As a Unitarian Universalist who identifies theologically as pagan-christian-humanist (not always in that order), I usually am able to navigate my way through the three views of time represented by those hyphenates.
But not now.
Paganism has a circular view of time, or rather, spiral. Everything in nature moves in a cycle, from the seasons of the year to the phases of the moon to the stages of human life. This perspective offered human beings a sense of continuity, a reminder in the coldest winter that spring was just around the corner, that the darkest night brings the brightest dawn. For thousands of years, human beings followed the circular path of the mother goddess and her consort the dying and reborn god, and were comforted and strengthened by their place in the spiral immutable nature of time.
Christianity began as a heresy of Judaism, and retains the Jewish idea of time as a straight arrow moving towards fulfillment of a divine plan, no matter what present-day tribulation is being experienced, but with the added refinement of the idea that one individual can alter the path of history. Christians see Jesus of Nazareth as breaking into the story of humanity and changing its course forever. For Christians, the notion that one person can have such a powerful and long-lasting effect on the world is both comforting and strengthening, proving to them that individual human life has value despite great historical forces moving in the opposite direction.
Despite being considered by many orthodox Christians as a heresy of Christianity, Unitarian Universalist has inherited this view of time. Note especially the old Unitarian motto: “Onward and upward forever.”
All of life is one big spiral that we humans can neither control nor affect — human life moves in a straight line of progress to an inevitable goal — one person can make a difference. These are the views of time in paganism, Judaism, Christianity, and Unitarian Universalism; all have value, but all can also be fairly and legitimately critiqued.
Too much reliance on the circular nature of life can produce resignation and apathy and acceptance of injustice. If everything just goes round and round in a pattern that you cannot change or have any effect on, then there’s no use in working to end oppression, in striving for liberation. Indeed, in many pagan nature religions, one’s place in this life is predetermined by acts in previous lives and thus it would be WRONG to rebel against one’s divinely appointed role in the spiral round of life’s wheel.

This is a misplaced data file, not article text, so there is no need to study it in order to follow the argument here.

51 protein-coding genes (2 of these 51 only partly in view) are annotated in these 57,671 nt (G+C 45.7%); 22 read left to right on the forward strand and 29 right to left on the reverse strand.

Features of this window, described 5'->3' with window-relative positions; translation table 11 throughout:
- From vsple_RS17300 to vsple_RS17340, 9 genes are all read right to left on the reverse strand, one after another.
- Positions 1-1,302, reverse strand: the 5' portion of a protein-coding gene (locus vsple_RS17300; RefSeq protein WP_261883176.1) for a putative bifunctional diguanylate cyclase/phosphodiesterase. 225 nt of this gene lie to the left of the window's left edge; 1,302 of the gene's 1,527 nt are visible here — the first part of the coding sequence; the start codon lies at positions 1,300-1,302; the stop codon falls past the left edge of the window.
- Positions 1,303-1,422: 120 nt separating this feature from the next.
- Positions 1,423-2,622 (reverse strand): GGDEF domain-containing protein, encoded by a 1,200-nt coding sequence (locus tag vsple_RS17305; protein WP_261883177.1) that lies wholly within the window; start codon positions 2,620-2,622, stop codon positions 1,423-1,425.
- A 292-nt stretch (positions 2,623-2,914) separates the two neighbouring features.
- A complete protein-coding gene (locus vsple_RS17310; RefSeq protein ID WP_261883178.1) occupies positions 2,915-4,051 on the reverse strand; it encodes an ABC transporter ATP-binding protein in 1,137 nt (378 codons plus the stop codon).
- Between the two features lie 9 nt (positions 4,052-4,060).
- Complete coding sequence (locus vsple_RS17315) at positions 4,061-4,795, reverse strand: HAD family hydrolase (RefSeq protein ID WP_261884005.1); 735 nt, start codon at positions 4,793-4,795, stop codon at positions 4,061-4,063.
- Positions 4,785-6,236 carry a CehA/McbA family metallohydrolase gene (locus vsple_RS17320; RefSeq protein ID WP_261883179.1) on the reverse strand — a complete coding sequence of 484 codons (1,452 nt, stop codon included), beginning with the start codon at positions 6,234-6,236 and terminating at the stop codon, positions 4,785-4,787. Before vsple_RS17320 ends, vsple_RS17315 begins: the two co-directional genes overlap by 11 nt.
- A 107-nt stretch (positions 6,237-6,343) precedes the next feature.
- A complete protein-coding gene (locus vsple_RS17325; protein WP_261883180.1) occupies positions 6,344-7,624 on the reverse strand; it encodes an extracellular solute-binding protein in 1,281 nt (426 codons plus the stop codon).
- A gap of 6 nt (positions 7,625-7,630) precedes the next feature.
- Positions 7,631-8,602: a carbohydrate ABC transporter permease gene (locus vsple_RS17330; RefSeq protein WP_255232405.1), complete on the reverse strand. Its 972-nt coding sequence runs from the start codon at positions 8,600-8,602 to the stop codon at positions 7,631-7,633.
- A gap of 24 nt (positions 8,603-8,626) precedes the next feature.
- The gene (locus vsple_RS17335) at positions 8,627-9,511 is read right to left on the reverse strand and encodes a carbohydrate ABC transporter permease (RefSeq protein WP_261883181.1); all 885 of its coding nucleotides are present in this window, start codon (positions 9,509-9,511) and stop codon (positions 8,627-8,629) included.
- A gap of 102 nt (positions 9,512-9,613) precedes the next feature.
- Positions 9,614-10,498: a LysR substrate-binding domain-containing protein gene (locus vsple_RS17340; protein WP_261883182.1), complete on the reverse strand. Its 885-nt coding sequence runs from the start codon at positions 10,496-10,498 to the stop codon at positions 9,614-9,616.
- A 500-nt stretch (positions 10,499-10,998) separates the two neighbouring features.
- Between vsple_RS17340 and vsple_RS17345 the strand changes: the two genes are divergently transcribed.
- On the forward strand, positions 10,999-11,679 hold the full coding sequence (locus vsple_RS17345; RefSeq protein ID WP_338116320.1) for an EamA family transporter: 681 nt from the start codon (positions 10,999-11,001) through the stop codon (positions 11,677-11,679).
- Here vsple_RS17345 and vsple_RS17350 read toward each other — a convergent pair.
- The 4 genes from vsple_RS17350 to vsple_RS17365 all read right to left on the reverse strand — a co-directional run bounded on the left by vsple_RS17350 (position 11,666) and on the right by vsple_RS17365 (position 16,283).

Giving too much credence in the idea of a divine plan for humanity can also stunt growth and development. If things are working out the way God has planned, who are you to have the nerve to complain? It can also lead to arrogance, to the notion that you know what God wants. Such misplaced assurance has led many times in human history to acts of vicious cruelty and intolerance, all in the name of doing “God’s will.”
The raising of the importance of the individual that derives from Christianity and the humanist traditions that followed is one of the most important values of Unitarian Universalism. “The inherent worth and dignity of every person” is the first principle of our liberal faith and to many UUs it is the most important. But an over-reliance on the primacy of the individual has inevitable negative consequences — the despoliation of the earth in the cause of human comfort and materialism, the rise of dictators and despots. One person can indeed make a difference — but that difference may not always be for the good.
As a Unitarian Universalist, I generally strive to live my life in dynamic tension with these competing views of the nature of time.
I try to honor nature in the manner of my pagan ancestors, to be in tune with the changing of the seasons, the monthly cycles of the moon, the pull of the tides both within and without. Especially now in my sixties, I see there is much that is positive in seeing all stages of human life as having intrinsic value, instead of the relentless celebration of youth that found in popular culture.
But right now, at this stage of history, I don’t find it useful to see myself as trapped in a circular round of rebirth that I cannot influence.
And it would be lovely if I could see where we are right now as connected to a human history that is moving towards a desirable, if not divinely appointed, goal. It would be lovely, but I cannot do it. I would love to tell myself that the Universe “bends toward justice” but I just don’t see it. And forget about “Onward and upward forever” which just seems like uselessly optimistic bullshit at this point.
Right now, I can’t make myself believe that one person can make a difference. A one-person letter-writing campaign or one-person protest is not going to be very effective.
What I see working right now are coordinated organized groups of diverse people making their voices heard, flooding the offices of their elected representatives with emails and phone calls, and putting their bodies on the line to save our country and our values of freedom, inclusion, and justice for all.
This is no time for cyclical thinking. Things will NOT get better on their own. We all need to act, and act with others, and act soon. Or it may be too late.